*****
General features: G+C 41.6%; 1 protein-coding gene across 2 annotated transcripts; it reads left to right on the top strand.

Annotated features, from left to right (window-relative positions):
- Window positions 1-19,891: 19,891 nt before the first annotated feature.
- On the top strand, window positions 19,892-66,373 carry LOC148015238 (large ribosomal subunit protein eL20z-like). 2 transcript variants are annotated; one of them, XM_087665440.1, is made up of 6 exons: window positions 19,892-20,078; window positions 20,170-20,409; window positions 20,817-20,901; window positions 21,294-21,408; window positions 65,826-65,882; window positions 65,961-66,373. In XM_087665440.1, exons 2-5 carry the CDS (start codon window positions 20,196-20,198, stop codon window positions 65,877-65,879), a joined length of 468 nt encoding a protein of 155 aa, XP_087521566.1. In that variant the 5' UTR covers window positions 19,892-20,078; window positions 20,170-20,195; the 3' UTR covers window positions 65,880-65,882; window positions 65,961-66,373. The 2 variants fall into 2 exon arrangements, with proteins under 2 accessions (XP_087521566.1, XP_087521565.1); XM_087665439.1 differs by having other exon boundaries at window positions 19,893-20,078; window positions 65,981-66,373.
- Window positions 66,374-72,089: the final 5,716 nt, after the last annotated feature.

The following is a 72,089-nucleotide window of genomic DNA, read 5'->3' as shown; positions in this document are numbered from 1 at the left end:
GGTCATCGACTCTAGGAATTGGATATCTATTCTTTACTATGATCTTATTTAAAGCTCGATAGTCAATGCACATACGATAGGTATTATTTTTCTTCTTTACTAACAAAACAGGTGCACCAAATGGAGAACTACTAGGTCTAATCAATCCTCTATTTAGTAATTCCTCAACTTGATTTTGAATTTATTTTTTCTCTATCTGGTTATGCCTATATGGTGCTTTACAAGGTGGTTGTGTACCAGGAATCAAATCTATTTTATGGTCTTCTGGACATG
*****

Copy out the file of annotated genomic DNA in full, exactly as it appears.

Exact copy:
General features: G+C 41.6%; 1 protein-coding gene across 2 annotated transcripts; it reads left to right on the top strand.

Annotated features, from left to right (window-relative positions):
- Window positions 1-19,891: 19,891 nt before the first annotated feature.
- On the top strand, window positions 19,892-66,373 carry LOC148015238 (large ribosomal subunit protein eL20z-like). 2 transcript variants are annotated; one of them, XM_087665440.1, is made up of 6 exons: window positions 19,892-20,078; window positions 20,170-20,409; window positions 20,817-20,901; window positions 21,294-21,408; window positions 65,826-65,882; window positions 65,961-66,373. In XM_087665440.1, exons 2-5 carry the CDS (start codon window positions 20,196-20,198, stop codon window positions 65,877-65,879), a joined length of 468 nt encoding a protein of 155 aa, XP_087521566.1. In that variant the 5' UTR covers window positions 19,892-20,078; window positions 20,170-20,195; the 3' UTR covers window positions 65,880-65,882; window positions 65,961-66,373. The 2 variants fall into 2 exon arrangements, with proteins under 2 accessions (XP_087521566.1, XP_087521565.1); XM_087665439.1 differs by having other exon boundaries at window positions 19,893-20,078; window positions 65,981-66,373.
- Window positions 66,374-72,089: the final 5,716 nt, after the last annotated feature.

The following is a 72,089-nucleotide window of genomic DNA, read 5'->3' as shown; positions in this document are numbered from 1 at the left end:
GGTCATCGACTCTAGGAATTGGATATCTATTCTTTACTATGATCTTATTTAAAGCTCGATAGTCAATGCACATACGATAGGTATTATTTTTCTTCTTTACTAACAAAACAGGTGCACCAAATGGAGAACTACTAGGTCTAATCAATCCTCTATTTAGTAATTCCTCAACTTGATTTTGAATTTATTTTTTCTCTATCTGGTTATGCCTATATGGTGCTTTACAAGGTGGTTGTGTACCAGGAATCAAATCTATTTTATGGTCTTCTGGACATG